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January 11, 2019updated 24 Jan 2019 5:01pm

Most new US energy will come from renewable sources in 2019

The majority of America’s new energy capacity additions in 2019 will come from renewable energy sources

By Jack Unwin

The majority of America’s new energy capacity additions in 2019 will come from renewable energy sources, according to figures published by the US Energy Information Administration (EIA).

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Wind Power Market seeing increased risk and disruption

The wind power market has grown at a CAGR of 14% between 2010 and 2021 to reach 830 GW by end of 2021. This has largely been possible due to favourable government policies that have provided incentives to the sector. This has led to an increase in the share of wind in the capacity mix, going from a miniscule 4% in 2010 to 10% in 2021. This is further set to rise to 15% by 2030. However, the recent commodity price increase has hit the sector hard, increasing risks for wind turbine manufacturers and project developers, and the Russia-Ukraine crisis has caused further price increase and supply chain disruption. In light of this, GlobalData has identified which countries are expected to add the majority of wind power capacity out to 2030. Get ahead and download this whitepaper for more details on the current state of the Wind Power Market.
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The agency estimates that 23.7GW will be added to the US electric power sector, with 64% of this coming from wind and solar power, and that 8.3GW of energy will be retired in 2019, with more than half of the scheduled retirements coming from coal.

Of the 23.7GW that will be added, 46% (10.9GW) will come from the wind energy sector, with big projects in Texas, Iowa and Illinois making up more than half of the additions for the year.

A further 18% (4.3GW) will come from major solar power projects in Texas, California and North Carolina. The EIA also estimates that a further 3.9GW of solar power will enter service in the residential and commercial sectors.

The final additions will come from natural gas (34%) and other renewables and battery storage (2%).

4.5GW of coal power is estimated to be retired by the end of the year. This includes the Navajo Generating Centre in Arizona, which will account for 2.3GW of the total when it is expected to close at the end of 2019. The total is smaller than the 13.7GW reduction in 2018, the second highest amount of coal capacity retired in a year. Despite US President Donald Trump championing coal during his election campaign, the decline of US coal production has continued under his administration.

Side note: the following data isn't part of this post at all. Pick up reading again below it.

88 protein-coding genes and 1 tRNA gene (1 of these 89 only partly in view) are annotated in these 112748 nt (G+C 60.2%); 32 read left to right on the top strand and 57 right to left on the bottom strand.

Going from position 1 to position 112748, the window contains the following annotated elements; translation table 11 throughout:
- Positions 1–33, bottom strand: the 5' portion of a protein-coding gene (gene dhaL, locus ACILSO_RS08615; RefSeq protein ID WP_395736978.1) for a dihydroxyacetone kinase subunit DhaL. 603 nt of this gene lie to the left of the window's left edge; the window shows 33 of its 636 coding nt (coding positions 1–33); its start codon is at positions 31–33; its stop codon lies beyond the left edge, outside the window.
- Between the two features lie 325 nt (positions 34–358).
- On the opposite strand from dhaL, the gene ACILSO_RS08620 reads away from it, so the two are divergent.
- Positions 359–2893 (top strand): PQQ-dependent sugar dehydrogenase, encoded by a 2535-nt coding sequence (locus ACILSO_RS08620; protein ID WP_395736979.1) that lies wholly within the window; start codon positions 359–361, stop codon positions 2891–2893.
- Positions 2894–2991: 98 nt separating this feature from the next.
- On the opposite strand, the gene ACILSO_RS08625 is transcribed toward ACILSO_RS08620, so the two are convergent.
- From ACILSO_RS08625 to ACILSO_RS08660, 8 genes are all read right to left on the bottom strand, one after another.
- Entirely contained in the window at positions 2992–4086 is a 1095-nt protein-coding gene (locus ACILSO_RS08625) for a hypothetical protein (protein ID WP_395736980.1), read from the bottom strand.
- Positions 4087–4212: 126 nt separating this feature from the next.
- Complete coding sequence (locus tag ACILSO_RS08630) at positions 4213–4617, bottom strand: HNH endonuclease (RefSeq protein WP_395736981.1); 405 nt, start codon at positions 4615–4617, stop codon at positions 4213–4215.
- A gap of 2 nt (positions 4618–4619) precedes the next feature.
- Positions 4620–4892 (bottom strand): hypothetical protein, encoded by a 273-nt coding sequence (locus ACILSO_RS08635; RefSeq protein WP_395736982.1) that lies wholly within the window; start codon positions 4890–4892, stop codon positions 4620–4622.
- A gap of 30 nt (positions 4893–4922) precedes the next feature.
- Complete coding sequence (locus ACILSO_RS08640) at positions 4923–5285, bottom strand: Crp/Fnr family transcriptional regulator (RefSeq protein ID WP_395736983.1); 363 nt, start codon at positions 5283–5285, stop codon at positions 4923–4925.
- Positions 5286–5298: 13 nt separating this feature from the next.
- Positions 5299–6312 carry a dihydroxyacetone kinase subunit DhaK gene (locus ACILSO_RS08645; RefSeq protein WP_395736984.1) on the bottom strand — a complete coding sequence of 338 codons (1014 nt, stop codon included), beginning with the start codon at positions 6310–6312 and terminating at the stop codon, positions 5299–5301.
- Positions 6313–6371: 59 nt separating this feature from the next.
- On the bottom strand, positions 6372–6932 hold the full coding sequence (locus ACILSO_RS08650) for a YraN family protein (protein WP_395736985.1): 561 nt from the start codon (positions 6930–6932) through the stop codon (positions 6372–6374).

Two nuclear power plants in Massachusetts and Pennsylvania are set to be retired in September, at a combined total of 1.5GW (18%), and 2.2GW of natural gas (27%) will cease production this year.

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Free Report
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Wind Power Market seeing increased risk and disruption

The wind power market has grown at a CAGR of 14% between 2010 and 2021 to reach 830 GW by end of 2021. This has largely been possible due to favourable government policies that have provided incentives to the sector. This has led to an increase in the share of wind in the capacity mix, going from a miniscule 4% in 2010 to 10% in 2021. This is further set to rise to 15% by 2030. However, the recent commodity price increase has hit the sector hard, increasing risks for wind turbine manufacturers and project developers, and the Russia-Ukraine crisis has caused further price increase and supply chain disruption. In light of this, GlobalData has identified which countries are expected to add the majority of wind power capacity out to 2030. Get ahead and download this whitepaper for more details on the current state of the Wind Power Market.
by GlobalData
Enter your details here to receive your free Report.

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